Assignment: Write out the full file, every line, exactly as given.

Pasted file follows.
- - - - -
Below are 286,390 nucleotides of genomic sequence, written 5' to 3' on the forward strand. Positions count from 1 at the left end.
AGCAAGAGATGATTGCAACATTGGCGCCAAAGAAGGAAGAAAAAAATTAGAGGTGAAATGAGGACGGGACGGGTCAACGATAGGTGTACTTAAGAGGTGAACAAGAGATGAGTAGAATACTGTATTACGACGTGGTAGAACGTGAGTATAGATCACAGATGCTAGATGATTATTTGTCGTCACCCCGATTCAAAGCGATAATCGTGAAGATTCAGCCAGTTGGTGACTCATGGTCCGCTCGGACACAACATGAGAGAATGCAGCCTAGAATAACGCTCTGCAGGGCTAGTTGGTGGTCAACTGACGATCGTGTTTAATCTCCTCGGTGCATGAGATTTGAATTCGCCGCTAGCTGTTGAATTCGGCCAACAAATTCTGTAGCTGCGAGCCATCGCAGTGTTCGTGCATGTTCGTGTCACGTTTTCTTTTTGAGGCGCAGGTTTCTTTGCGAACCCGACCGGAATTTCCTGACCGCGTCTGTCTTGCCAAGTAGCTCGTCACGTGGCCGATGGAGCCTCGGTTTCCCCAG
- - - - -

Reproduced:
Below are 286,390 nucleotides of genomic sequence, written 5' to 3' on the forward strand. Positions count from 1 at the left end.
AGCAAGAGATGATTGCAACATTGGCGCCAAAGAAGGAAGAAAAAAATTAGAGGTGAAATGAGGACGGGACGGGTCAACGATAGGTGTACTTAAGAGGTGAACAAGAGATGAGTAGAATACTGTATTACGACGTGGTAGAACGTGAGTATAGATCACAGATGCTAGATGATTATTTGTCGTCACCCCGATTCAAAGCGATAATCGTGAAGATTCAGCCAGTTGGTGACTCATGGTCCGCTCGGACACAACATGAGAGAATGCAGCCTAGAATAACGCTCTGCAGGGCTAGTTGGTGGTCAACTGACGATCGTGTTTAATCTCCTCGGTGCATGAGATTTGAATTCGCCGCTAGCTGTTGAATTCGGCCAACAAATTCTGTAGCTGCGAGCCATCGCAGTGTTCGTGCATGTTCGTGTCACGTTTTCTTTTTGAGGCGCAGGTTTCTTTGCGAACCCGACCGGAATTTCCTGACCGCGTCTGTCTTGCCAAGTAGCTCGTCACGTGGCCGATGGAGCCTCGGTTTCCCCAG